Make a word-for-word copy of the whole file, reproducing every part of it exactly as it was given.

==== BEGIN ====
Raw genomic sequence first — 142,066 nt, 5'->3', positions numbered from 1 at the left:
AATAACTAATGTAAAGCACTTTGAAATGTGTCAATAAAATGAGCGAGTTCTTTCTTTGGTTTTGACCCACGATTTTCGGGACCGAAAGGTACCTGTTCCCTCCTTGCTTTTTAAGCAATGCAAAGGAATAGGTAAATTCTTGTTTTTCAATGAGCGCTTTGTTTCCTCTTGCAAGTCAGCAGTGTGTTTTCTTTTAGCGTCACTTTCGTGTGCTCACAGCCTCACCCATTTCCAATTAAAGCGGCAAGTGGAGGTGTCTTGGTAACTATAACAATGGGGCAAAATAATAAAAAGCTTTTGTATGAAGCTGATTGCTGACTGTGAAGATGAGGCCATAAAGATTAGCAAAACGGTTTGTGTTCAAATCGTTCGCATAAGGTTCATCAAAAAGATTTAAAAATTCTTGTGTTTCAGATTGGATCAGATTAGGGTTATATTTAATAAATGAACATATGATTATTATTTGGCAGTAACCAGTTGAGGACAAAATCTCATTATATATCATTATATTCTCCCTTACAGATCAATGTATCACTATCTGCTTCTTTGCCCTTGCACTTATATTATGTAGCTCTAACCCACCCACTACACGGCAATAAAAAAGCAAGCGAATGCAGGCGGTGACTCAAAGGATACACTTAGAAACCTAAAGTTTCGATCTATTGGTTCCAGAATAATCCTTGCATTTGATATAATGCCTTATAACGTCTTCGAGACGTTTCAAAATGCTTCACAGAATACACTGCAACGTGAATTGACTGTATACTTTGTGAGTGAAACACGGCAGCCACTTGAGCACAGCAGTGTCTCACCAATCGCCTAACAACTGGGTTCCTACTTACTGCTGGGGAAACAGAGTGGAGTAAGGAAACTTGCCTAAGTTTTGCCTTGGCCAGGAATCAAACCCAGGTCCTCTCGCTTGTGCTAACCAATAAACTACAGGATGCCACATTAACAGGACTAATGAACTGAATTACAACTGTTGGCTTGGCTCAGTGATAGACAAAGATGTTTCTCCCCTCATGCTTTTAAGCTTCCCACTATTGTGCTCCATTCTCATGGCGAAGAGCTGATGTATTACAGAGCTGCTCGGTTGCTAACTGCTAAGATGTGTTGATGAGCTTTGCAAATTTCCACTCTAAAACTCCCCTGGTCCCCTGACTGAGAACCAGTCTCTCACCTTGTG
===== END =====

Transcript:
Raw genomic sequence first — 142,066 nt, 5'->3', positions numbered from 1 at the left:
AATAACTAATGTAAAGCACTTTGAAATGTGTCAATAAAATGAGCGAGTTCTTTCTTTGGTTTTGACCCACGATTTTCGGGACCGAAAGGTACCTGTTCCCTCCTTGCTTTTTAAGCAATGCAAAGGAATAGGTAAATTCTTGTTTTTCAATGAGCGCTTTGTTTCCTCTTGCAAGTCAGCAGTGTGTTTTCTTTTAGCGTCACTTTCGTGTGCTCACAGCCTCACCCATTTCCAATTAAAGCGGCAAGTGGAGGTGTCTTGGTAACTATAACAATGGGGCAAAATAATAAAAAGCTTTTGTATGAAGCTGATTGCTGACTGTGAAGATGAGGCCATAAAGATTAGCAAAACGGTTTGTGTTCAAATCGTTCGCATAAGGTTCATCAAAAAGATTTAAAAATTCTTGTGTTTCAGATTGGATCAGATTAGGGTTATATTTAATAAATGAACATATGATTATTATTTGGCAGTAACCAGTTGAGGACAAAATCTCATTATATATCATTATATTCTCCCTTACAGATCAATGTATCACTATCTGCTTCTTTGCCCTTGCACTTATATTATGTAGCTCTAACCCACCCACTACACGGCAATAAAAAAGCAAGCGAATGCAGGCGGTGACTCAAAGGATACACTTAGAAACCTAAAGTTTCGATCTATTGGTTCCAGAATAATCCTTGCATTTGATATAATGCCTTATAACGTCTTCGAGACGTTTCAAAATGCTTCACAGAATACACTGCAACGTGAATTGACTGTATACTTTGTGAGTGAAACACGGCAGCCACTTGAGCACAGCAGTGTCTCACCAATCGCCTAACAACTGGGTTCCTACTTACTGCTGGGGAAACAGAGTGGAGTAAGGAAACTTGCCTAAGTTTTGCCTTGGCCAGGAATCAAACCCAGGTCCTCTCGCTTGTGCTAACCAATAAACTACAGGATGCCACATTAACAGGACTAATGAACTGAATTACAACTGTTGGCTTGGCTCAGTGATAGACAAAGATGTTTCTCCCCTCATGCTTTTAAGCTTCCCACTATTGTGCTCCATTCTCATGGCGAAGAGCTGATGTATTACAGAGCTGCTCGGTTGCTAACTGCTAAGATGTGTTGATGAGCTTTGCAAATTTCCACTCTAAAACTCCCCTGGTCCCCTGACTGAGAACCAGTCTCTCACCTTGTG